Presentation of Regimental Standard to the Mercian Regiment Association 4th July 2010
On Sunday 4th July 2010, the Master, Peter Harrow, attended the Annual Regimental Pilgrimage of the Mercian Regiment which took place at Crich Tower above the village of Crich in Derbyshire. He was joined by the Upper Warden, Howard Mundy; Mick and Helen Manns; and Simon Leach with guests Alison Wilkie and James and Sarah Shuttleworth.
The Bowyers made a substantial donation to the Regimental Benevolent Fund which was used to pay for a Regimental Standard for the Regimental Association. The new standard was presented to the Colonel of the Regiment, Brigadier Andrew Sharpe OBE, who is a freeman of our livery, by the Master at a short ceremony at the Smith-Dorrien Memorial. The standard was then dedicated by the Padre of 2 Mercian, Major John Duncan CF.
The pilgrimage, which was attended by hundreds of serving and former soldiers and their families, was led by the Colonel of the Regiment and the service was taken by The Rt Rev Paul Butler, Bishop of Southwell and Nottingham. The Bishop read out the names of those recently lost in Afghanistan which was followed by the Last Post. More than fifty local dignitaries attended including Lord Lieutenants, High Sheriffs, Lord Mayors and Mayors from across the Midlands. The hymns were accompanied by the Regimental Band and the Regimental Mascot, Private Derby (who is a Swaledale) was on parade with his senior handler, the Ram Major, assisted by the Ram Orderly.
Crich Tower, which has the appearance of a lighthouse, is set on a hill amongst meadows and dry stone walls at the southern end of the Pennines with a view across eight counties. It was a bright and sunny day but, being high up and exposed, the congregation was buffeted by strong winds during the service and Brigadier Andrew Sharpe began his address with a reference to the appropriateness of the line from the second hymn: "Our Shelter from the Stormy Blast" (from "O God our help in age past").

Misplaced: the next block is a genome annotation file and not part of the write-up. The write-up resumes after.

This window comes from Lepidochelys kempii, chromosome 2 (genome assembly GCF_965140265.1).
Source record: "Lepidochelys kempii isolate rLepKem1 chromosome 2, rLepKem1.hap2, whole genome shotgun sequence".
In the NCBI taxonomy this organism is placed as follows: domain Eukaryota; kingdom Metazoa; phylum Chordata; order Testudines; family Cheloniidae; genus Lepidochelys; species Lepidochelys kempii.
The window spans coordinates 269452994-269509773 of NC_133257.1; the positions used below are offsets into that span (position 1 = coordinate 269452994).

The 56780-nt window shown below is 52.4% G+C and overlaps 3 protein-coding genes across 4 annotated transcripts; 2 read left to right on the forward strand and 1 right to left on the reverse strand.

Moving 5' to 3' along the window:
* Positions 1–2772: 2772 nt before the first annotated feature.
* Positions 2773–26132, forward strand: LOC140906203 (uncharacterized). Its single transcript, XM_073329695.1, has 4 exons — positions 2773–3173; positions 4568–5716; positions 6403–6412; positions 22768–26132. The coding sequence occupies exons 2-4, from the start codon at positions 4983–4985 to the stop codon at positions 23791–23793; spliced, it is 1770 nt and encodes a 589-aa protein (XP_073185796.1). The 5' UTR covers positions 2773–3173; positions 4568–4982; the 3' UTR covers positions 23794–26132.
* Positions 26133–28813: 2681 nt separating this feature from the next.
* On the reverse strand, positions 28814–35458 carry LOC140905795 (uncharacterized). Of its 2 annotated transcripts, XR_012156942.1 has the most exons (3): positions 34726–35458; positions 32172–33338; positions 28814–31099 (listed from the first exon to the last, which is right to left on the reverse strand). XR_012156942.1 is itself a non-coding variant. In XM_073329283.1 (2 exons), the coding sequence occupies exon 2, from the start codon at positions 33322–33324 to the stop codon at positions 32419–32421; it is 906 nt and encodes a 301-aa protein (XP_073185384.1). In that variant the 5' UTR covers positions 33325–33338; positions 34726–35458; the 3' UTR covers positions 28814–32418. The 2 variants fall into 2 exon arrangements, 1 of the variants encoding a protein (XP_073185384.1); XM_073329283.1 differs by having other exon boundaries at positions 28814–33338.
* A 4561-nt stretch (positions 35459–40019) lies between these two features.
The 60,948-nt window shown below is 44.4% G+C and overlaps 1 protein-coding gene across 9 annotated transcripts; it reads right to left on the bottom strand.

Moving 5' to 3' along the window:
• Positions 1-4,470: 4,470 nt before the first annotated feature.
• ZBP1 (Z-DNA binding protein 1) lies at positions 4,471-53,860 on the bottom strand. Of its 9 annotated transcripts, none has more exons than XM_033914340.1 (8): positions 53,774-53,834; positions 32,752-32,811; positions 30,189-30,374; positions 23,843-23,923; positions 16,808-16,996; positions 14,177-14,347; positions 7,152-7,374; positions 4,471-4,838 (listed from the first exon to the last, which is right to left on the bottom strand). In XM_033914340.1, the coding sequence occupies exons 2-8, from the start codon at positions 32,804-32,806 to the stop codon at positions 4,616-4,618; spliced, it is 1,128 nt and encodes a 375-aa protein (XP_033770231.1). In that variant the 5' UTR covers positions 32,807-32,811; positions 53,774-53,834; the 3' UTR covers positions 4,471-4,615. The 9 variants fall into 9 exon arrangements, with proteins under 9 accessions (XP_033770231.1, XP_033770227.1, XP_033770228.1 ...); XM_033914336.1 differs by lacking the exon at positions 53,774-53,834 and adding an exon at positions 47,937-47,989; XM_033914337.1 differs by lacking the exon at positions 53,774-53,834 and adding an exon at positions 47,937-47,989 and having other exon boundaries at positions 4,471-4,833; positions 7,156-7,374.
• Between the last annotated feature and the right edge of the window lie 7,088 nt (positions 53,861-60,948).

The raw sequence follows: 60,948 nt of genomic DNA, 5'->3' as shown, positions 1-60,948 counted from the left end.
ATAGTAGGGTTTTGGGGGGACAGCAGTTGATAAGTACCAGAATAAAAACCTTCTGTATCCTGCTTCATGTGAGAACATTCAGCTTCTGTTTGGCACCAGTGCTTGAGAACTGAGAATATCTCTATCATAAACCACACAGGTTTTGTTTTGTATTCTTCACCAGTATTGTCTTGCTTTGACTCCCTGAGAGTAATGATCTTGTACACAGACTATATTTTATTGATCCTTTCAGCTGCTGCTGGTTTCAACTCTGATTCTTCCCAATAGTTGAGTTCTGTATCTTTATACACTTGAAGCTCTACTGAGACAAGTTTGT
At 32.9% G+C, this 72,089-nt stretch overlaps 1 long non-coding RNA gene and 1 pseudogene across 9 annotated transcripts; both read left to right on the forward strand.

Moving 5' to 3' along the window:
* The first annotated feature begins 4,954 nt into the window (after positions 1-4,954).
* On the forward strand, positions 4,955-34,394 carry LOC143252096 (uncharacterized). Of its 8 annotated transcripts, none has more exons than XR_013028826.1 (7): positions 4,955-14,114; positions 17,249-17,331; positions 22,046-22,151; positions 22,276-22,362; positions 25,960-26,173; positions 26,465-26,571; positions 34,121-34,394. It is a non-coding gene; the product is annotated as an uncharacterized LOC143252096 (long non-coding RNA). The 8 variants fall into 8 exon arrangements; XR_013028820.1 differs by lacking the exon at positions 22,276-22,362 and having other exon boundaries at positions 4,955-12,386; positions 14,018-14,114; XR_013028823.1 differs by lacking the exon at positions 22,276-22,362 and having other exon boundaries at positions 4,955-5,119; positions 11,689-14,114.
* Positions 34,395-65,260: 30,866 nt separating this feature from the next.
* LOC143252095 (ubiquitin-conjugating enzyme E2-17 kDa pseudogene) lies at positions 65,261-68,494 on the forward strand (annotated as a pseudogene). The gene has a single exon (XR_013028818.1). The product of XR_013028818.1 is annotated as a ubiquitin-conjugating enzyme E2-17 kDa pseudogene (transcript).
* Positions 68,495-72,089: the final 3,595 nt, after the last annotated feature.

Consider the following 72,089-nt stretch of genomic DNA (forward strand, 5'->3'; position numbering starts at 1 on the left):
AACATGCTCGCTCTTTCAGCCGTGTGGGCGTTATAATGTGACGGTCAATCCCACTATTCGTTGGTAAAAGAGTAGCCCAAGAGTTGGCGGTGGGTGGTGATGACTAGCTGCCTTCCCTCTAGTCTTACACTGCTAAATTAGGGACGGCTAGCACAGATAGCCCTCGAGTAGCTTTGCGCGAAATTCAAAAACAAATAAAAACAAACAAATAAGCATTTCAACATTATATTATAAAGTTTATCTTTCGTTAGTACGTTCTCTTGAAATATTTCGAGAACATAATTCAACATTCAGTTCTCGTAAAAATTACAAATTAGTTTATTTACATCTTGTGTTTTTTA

He called upon those gathered to remember the guardians of this green and pleasant land and in particular the recent casualties who went off to Afghanistan with optimism in their hearts and their futures ahead of them. He recalled that the Tower had been erected to commemorate the 11,409 Sherwood Foresters lost in the Great War but stressed the need to remember these and casualties of later conflicts as individuals and as people, not just as numbers.
The ceremony finished with the laying of wreaths. The Bowyers would like to thank Major Bob Prophet and Mr Peter Gresty, Chairman of the Mercian Regimental Association, for arranging our visit.